The next summer—and the following few—I came back as a full-fledged bartender. I favored the high-volume days and nights when I could tear through orders and strategically knock out multiple drinks one after the other until the shift was over and my numb feet throbbed against my Adidas Sambas. On the days when we had a slower drip of customers through the doors, I would sneak my own CDs onto the playlist, replacing that summer’s Top 40 hits with select cuts from Best of Elvis Costello or my go-to, Never Mind the Mainstream: The Best of MTV’s 120 Minutes, Vol. 1. Once in a while, I’d get an appreciative nod from a cool dude sipping his Piña Colada when Bob Mould’s “See a Little Light” came over the speakers.

Afternoon delight,
cocktails and moonlit nights
That dreamy look in your eye

While my taste in cocktails is a bit more refined than it was back then, my summers behind the stick at Harpoon’s—and those memories of Tom Cruise and Cocktails & Dreams—had as much influence on me as a future cocktail enthusiast and drinks writer as the years Quentin Tarantino worked at Video Archives had on his film career. Like most bars during that time, the juices came from cans off the Sysco truck and the sodas from a gun, and there was no such thing as an ice program. It wasn’t PDT. It wasn’t Death & Co. But then again, it never pretended it was anything but a beach bar with live music and killer chicken wings smack in the middle of Central New York.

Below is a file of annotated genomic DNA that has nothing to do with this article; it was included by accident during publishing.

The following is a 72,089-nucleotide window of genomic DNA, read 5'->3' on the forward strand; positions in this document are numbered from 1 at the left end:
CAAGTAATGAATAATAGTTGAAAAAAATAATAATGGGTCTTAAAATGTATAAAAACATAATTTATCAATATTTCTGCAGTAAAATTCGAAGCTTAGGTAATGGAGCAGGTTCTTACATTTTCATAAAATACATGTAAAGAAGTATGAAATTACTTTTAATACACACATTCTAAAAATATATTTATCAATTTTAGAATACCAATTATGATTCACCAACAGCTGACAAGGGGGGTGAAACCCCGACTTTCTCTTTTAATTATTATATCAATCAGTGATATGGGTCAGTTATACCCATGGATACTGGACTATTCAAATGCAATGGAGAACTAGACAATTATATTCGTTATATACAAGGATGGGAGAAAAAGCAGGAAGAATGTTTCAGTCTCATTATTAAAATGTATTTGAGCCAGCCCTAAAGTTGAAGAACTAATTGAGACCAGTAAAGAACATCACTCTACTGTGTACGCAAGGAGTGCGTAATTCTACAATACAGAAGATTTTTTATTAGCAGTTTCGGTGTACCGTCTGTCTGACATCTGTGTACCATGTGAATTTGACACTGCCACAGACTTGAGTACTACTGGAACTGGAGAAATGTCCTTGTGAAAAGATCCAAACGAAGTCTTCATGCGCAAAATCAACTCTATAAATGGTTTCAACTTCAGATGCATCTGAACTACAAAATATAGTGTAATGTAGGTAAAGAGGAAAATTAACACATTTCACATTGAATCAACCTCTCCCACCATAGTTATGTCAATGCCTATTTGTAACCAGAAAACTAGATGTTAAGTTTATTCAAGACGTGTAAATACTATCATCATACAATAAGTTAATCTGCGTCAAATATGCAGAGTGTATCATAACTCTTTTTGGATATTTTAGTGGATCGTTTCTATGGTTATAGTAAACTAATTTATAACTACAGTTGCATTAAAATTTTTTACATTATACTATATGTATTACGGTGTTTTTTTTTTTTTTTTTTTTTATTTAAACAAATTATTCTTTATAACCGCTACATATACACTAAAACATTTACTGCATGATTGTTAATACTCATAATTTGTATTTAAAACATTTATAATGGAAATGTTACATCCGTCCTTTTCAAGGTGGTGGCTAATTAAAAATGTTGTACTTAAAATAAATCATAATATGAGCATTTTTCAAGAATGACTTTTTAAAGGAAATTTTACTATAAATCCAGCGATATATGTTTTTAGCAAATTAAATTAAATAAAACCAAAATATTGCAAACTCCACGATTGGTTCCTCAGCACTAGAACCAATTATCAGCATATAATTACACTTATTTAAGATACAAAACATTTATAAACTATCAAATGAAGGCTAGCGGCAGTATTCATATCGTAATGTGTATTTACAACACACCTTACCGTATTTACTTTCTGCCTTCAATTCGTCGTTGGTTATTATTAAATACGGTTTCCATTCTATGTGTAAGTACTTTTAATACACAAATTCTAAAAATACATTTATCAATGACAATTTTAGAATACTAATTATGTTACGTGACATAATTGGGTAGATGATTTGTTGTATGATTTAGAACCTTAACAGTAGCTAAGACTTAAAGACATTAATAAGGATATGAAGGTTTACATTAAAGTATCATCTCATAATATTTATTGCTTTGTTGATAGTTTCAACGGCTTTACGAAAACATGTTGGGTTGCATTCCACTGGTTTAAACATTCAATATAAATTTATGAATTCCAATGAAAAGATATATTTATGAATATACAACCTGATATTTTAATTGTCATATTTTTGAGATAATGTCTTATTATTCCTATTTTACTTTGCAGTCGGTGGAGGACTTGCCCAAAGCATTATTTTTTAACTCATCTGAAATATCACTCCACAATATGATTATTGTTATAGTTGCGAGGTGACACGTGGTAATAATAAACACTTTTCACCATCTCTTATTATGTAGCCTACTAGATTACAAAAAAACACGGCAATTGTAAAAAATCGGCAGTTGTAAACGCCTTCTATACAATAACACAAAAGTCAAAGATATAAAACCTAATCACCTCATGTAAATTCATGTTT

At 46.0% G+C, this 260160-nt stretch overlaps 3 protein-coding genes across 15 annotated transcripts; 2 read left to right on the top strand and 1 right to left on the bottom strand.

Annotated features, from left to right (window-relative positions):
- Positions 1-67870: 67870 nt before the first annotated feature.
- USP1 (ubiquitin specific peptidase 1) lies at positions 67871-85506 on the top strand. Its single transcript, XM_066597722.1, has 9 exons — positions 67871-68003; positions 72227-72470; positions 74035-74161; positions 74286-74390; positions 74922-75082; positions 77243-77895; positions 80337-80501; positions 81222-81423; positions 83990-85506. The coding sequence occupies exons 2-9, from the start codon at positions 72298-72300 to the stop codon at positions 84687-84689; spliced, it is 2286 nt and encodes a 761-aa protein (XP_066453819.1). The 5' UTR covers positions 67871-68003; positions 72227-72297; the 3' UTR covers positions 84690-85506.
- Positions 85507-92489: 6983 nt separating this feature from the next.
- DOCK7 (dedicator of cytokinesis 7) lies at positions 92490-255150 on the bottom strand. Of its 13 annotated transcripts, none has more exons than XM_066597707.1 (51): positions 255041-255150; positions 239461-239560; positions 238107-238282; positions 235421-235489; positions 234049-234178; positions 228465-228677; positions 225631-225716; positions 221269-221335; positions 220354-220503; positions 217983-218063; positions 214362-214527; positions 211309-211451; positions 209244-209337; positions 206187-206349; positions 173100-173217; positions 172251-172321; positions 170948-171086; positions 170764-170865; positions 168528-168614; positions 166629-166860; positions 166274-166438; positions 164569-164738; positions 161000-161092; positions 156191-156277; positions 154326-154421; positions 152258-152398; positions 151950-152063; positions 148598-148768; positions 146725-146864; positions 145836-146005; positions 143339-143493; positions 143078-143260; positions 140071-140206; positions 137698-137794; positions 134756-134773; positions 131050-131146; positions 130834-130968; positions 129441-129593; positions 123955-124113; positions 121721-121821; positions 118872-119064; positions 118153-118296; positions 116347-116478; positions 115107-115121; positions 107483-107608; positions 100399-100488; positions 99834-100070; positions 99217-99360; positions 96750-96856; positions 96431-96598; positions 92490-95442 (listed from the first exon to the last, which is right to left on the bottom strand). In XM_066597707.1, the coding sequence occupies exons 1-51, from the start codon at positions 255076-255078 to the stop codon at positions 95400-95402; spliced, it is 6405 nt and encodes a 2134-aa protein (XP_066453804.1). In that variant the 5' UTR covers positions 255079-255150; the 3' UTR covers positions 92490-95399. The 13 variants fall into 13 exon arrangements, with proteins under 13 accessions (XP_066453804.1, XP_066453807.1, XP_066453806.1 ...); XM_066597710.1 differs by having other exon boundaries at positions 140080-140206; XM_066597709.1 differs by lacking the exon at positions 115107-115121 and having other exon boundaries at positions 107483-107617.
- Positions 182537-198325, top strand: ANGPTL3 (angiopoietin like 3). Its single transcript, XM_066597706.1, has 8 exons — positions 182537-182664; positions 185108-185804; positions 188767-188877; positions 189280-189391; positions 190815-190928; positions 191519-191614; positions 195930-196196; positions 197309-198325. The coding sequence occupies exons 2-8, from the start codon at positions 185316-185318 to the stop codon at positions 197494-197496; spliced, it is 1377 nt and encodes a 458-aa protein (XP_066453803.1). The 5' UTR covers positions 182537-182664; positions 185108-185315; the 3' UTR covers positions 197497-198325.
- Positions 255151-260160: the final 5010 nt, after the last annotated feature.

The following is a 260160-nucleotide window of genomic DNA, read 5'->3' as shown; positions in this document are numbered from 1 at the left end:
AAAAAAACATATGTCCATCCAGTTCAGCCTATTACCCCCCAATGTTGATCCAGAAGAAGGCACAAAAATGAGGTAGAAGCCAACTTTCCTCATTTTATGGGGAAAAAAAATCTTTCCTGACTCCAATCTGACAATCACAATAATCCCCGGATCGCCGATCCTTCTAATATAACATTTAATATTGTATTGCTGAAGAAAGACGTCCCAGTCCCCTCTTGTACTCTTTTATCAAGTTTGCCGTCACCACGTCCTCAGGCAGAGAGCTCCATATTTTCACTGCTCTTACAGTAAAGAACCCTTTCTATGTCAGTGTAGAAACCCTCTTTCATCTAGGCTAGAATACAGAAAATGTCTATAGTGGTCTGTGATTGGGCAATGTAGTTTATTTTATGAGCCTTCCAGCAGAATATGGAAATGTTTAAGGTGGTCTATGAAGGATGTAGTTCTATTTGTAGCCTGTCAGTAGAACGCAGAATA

Being surrounded by dozens of bottles of liquor and learning how to make the most of each one, experiencing the camaraderie of a hard-working crew, practicing the basic rules and exchange of hospitality and customer service and the delicate balance across the bar of conversations and cocktails, with strangers and friends alike: those experiences are hard-wired into who I am now—whether as someone who writes about drinks or simply takes a seat at the bar.

This summer I returned to Harpoon Eddie’s for the first time in nearly a decade. So much had changed—a proper hostess station, an expanded patio with a tiki bar, a new logo along with a life-size hammerhead shark hanging at the entrance, new uniforms, a renovated kitchen—but so much remained the same. While their drinks menu now has an actual spirits list with a decent bourbon and whiskey selection, I smiled when I saw the Rum Runner listed along with sections devoted to “Floaters” and “Shooters.”

I was there with my 13-year-old nephew, Jack, and as we sat outside on the patio eating a double order of chicken wings while the seagulls hovered over our table waiting to dive-bomb for an errant French fry, he mentioned that he might like to work at Harpoon’s one summer. As I puffed up a bit in my role as cool uncle, I found myself channeling Cocktail’s Doug Coughlindashing off bitter bon mots of world-weary wisdom. Pro: You get to wear shorts. Con: Working the Fourth of July. I concluded with, “Let me know when you’re ready, and I’ll put in a good word with Rick.” I think I sold him on it, but as Coughlin once said about his own booze-soaked pronouncements: “And as for the rest of Coughlin’s Laws, ignore them. The guy was always full of shit.”

Everybody knows a little place like Kokomo
Now if you wanna go to get away from it all
Go down to Kokomo

OTHER STORIES YOU MAY LIKE:

We’ll Never Be Royals
The Art of Drinking Alone
The Speakeasy Comes to Suburbia
Diary of a 24-Hour Dive Bar